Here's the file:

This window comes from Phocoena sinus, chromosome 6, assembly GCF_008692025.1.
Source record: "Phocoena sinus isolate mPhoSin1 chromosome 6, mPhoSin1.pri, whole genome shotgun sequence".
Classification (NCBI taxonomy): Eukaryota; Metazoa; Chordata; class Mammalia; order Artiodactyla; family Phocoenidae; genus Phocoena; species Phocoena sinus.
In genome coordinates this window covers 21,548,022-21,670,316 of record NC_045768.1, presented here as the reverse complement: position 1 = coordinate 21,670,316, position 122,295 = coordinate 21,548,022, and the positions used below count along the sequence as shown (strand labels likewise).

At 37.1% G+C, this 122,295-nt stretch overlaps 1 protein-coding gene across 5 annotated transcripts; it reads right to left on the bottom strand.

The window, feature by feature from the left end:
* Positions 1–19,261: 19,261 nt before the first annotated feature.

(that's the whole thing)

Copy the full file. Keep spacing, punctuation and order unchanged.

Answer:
This window comes from Phocoena sinus, chromosome 6, assembly GCF_008692025.1.
Source record: "Phocoena sinus isolate mPhoSin1 chromosome 6, mPhoSin1.pri, whole genome shotgun sequence".
Classification (NCBI taxonomy): Eukaryota; Metazoa; Chordata; class Mammalia; order Artiodactyla; family Phocoenidae; genus Phocoena; species Phocoena sinus.
In genome coordinates this window covers 21,548,022-21,670,316 of record NC_045768.1, presented here as the reverse complement: position 1 = coordinate 21,670,316, position 122,295 = coordinate 21,548,022, and the positions used below count along the sequence as shown (strand labels likewise).

At 37.1% G+C, this 122,295-nt stretch overlaps 1 protein-coding gene across 5 annotated transcripts; it reads right to left on the bottom strand.

The window, feature by feature from the left end:
* Positions 1–19,261: 19,261 nt before the first annotated feature.